Archive | August, 2012

Oral Surgeon Investigated for Reusing Needles and Syringes

The Colorado Department of Public Health has released a lengthy document regarding an oral surgeon regarding unsafe injections. The document is from July 20, 2012, and is located over at http://www.cdphe.state.co.us/dc/Epidemiology/dentistFAQs.pdf. The document states: “Between September 1999 and June 2011, syringes and needles were re-used for multiple patients to give intravenous (IV) medications, including sedation. The IV medications were given during oral and facial surgery procedures. Needles and syringes were used repeatedly, often for days at a time. Because there can be a small amount of blood that remains in syringes and needles after an injection through an IV line, there is a risk of spread of bloodborne viruses, such as HIV, hepatitis B, and hepatitis C, between patients.” Patients who saw the oral surgeon in question were sent a mailing if they could be identified via medical records and told to be tested for HIV, hepatitis B, and hepatitis C. The document states: “People infected with viruses such as HIV, hepatitis B, and hepatitis C may not have symptoms for many years. It is possible you might have been infected and not know it.” The document has lists several ways that patients can protect themselves and says “It is […]

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Third Molars (aka Wisdom Teeth): Kandasamy vs White and Proffit

Like usual there are often heated exchanges over the management of wisdom teeth (third molars). Back in November 2011, in the American Journal of Orthodontics and Dentofacial Orthopedics (vol. 140, issue 5)  there was an exchange regarding two previous articles that had appeared and consequent exchange (White RP Jr, Proffit WR. Evaluation and management of asymptomatic third molars: lack of symptoms does not equate to lack of pathology. Am J Orthod Dentofacial Orthop 2011;140:10-6; and Kandasamy S. Evaluation and management of asymptomatic third molars: watchful monitoring is a low-risk alternative to extraction. Am J Orthod Dentofacial Orthop 2011;140:11-7) The articles in question I am referring to here are “Third molars” by Raymond P. White, Jr, and William R. Proffit in the American Journal of Orthodontics and Dentofacial Orthopedics (vol. 140, issue 5, pages 600-601) and Author’s response by Sanjivan Kandasamy in the American Journal of Orthodontics and Dentofacial Orthopedics (vol. 140, issue 5, pages 601-602) . In the “Third molars” article the authors provide 5 points which are what they feel are inaccuracies and unsupported opinions which appeared in the prior July 2011 article by Dr. Kandasamy (“Evaluation and management of asymptomatic third molars: watchful monitoring is a low-risk alternative […]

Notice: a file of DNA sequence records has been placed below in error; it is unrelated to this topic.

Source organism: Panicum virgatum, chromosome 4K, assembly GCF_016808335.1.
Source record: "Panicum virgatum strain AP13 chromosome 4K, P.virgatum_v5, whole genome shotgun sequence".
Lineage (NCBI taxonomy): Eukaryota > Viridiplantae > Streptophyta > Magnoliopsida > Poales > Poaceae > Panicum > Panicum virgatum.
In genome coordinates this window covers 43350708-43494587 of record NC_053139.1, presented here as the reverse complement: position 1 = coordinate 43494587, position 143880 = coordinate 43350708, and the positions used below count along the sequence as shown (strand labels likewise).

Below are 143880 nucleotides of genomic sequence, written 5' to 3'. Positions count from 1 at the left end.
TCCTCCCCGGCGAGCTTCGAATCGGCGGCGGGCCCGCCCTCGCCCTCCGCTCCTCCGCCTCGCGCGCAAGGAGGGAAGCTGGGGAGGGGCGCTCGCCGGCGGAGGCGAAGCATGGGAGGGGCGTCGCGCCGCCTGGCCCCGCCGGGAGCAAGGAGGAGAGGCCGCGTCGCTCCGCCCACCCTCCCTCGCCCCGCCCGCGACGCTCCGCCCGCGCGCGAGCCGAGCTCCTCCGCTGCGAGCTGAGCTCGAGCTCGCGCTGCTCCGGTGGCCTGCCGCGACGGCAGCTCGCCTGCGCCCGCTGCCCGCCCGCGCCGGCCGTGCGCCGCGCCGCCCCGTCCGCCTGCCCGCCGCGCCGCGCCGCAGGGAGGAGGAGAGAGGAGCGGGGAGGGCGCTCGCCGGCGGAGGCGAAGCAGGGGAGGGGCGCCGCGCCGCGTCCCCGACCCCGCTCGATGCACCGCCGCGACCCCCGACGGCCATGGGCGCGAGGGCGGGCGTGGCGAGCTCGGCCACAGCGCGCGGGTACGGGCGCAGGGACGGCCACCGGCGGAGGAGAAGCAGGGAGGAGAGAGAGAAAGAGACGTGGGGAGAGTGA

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Review of the Wisdom Behind Third Molar Extractions

Back in 2009, an article titled  The wisdom behind third molar extractions” by “S Kandasamy and DJ Rinchuse appeared in the Australian Dental Journal (54. pages 284-292. 2009) I discussed some of the provocative comments in this article in the post Bringing About Healthcare Change. To reiterate he states “…in the 21st century, the routine removal of asymptomatic pathology- free third molars has become a dated practice that is rapidly running out of valid excuses, and it has no justification in contemporary dentistry and medicine.” Earlier this year an article titled “Patient Specific Variables are a Consideration in the Decision to Extract Asymptomatic Third Molars” by Katerine W. L. Vig appeared in the J Evid Base Dent Pract. (2012 12 pp. 92-94) The conclusion of this article is “The removal of third molars to avoid lower incisor crowding is not justified. Clear indications exist for removal of third molars associated with pathology. Asymptomatic partially or fully erupted third molars are best retained and monitored regularly for periodontal maintenance, especially those with associated pockets greater than 4mm. Risks with retaining third molars should be put in the context of the overall medical condition of the patient with the potential for systemic involvement.” […]

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Management of Wisdom Teeth without Symptoms

An article by Raymond P. White and William R. Proffit titled “Evaluation and management of asymptomatic third molars: Lack of symptoms does not equate to lack of pathology” appeared in the July 2011 issue of the American Journal of Orthodontics and Dentofacial Orthopedics (Vol 140, Issue 1). The article states “Some patients have third molars that are “symptom free and pathology free.” More often, however, third molars are “symptom free, and pathology exists,” requiring a clinical or radiographic examination for confirmation.” The authors state that a recent report suggests that limited periodontal examination in the United States in the National Health and Nutrition Estimates Survey…”underestimated the prevalence of periodontal disease.” A study carried out at the University of North Carolina and the University of Kentucky is mentioned which included 409 healthy young adults who averaged 25 years old and had 4 retained asymptomatic third molars. Mention is made of 106 of these patients were periodontally healthy in the wisdom tooth region at baseline and after a median of 4.1 years, 40 (37.7%) had at least 1 periodonal probing depth in the wisdom tooth region of greater than or equal to 4 mm. Other studies using this data sample are mentioned […]

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